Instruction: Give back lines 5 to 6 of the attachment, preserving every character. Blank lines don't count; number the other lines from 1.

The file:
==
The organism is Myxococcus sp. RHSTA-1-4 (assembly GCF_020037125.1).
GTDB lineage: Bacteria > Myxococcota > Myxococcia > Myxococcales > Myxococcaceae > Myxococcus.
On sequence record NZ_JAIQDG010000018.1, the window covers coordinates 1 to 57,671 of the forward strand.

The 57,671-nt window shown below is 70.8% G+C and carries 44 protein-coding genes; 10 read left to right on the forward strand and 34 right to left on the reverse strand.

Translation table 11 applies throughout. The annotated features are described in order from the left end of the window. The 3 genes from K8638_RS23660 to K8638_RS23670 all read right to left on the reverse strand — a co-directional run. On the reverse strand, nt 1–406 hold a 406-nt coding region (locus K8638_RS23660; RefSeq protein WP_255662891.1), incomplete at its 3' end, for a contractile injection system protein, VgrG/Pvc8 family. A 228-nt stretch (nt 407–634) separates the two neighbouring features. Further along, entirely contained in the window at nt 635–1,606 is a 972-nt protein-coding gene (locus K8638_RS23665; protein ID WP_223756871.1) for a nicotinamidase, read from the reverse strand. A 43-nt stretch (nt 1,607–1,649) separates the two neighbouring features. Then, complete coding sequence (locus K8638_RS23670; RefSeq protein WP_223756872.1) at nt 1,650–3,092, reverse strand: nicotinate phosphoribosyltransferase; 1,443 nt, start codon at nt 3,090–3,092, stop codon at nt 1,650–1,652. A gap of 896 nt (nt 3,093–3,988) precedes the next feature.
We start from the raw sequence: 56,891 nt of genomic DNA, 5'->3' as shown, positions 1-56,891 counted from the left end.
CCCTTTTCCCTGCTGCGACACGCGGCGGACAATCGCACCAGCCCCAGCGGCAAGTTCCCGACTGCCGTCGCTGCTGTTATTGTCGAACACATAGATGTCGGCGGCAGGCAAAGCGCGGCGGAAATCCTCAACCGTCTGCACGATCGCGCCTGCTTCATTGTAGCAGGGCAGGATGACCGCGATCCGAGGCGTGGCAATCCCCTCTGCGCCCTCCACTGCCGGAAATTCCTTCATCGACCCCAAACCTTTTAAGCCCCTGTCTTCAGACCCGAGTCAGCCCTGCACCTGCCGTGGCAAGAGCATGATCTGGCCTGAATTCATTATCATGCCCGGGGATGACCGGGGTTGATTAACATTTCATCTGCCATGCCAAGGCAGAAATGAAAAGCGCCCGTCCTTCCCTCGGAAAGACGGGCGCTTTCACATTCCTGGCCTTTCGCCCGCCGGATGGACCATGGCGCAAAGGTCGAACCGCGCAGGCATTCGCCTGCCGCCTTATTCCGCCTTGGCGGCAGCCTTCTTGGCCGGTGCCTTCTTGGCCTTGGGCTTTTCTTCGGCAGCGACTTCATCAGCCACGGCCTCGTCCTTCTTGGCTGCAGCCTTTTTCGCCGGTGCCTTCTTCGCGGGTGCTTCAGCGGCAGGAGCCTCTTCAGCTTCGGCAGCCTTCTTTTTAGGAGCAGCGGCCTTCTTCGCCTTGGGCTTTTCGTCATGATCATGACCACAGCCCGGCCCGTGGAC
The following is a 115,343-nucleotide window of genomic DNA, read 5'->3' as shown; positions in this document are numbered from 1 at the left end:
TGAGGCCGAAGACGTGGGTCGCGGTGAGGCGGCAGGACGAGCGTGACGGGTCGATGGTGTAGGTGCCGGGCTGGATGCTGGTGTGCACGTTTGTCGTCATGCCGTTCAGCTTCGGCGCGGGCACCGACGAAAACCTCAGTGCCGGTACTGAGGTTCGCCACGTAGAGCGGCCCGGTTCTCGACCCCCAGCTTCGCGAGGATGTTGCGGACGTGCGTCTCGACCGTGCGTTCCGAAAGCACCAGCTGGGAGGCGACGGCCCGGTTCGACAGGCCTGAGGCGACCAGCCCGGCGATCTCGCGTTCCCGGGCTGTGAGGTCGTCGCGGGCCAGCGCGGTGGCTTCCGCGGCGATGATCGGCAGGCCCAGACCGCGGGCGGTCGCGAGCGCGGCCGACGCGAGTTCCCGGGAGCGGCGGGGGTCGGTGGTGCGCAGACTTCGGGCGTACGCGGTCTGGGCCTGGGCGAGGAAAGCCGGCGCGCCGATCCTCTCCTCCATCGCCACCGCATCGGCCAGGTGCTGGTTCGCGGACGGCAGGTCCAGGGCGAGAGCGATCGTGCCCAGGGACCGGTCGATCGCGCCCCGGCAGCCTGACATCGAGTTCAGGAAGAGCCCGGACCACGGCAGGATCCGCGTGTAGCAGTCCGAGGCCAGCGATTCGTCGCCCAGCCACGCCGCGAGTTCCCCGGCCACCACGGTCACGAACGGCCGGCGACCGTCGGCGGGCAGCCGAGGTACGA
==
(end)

Translation table 11 applies throughout. The annotated features are described in order from the left end of the window. The 3 genes from K8638_RS23660 to K8638_RS23670 all read right to left on the reverse strand — a co-directional run. On the reverse strand, nt 1–406 hold a 406-nt coding region (locus K8638_RS23660; RefSeq protein WP_255662891.1), incomplete at its 3' end, for a contractile injection system protein, VgrG/Pvc8 family. A 228-nt stretch (nt 407–634) separates the two neighbouring features. Further along, entirely contained in the window at nt 635–1,606 is a 972-nt protein-coding gene (locus K8638_RS23665; protein ID WP_223756871.1) for a nicotinamidase, read from the reverse strand. A 43-nt stretch (nt 1,607–1,649) separates the two neighbouring features. Then, complete coding sequence (locus K8638_RS23670; RefSeq protein WP_223756872.1) at nt 1,650–3,092, reverse strand: nicotinate phosphoribosyltransferase; 1,443 nt, start codon at nt 3,090–3,092, stop codon at nt 1,650–1,652. A gap of 896 nt (nt 3,093–3,988) precedes the next feature.
We start from the raw sequence: 56,891 nt of genomic DNA, 5'->3' as shown, positions 1-56,891 counted from the left end.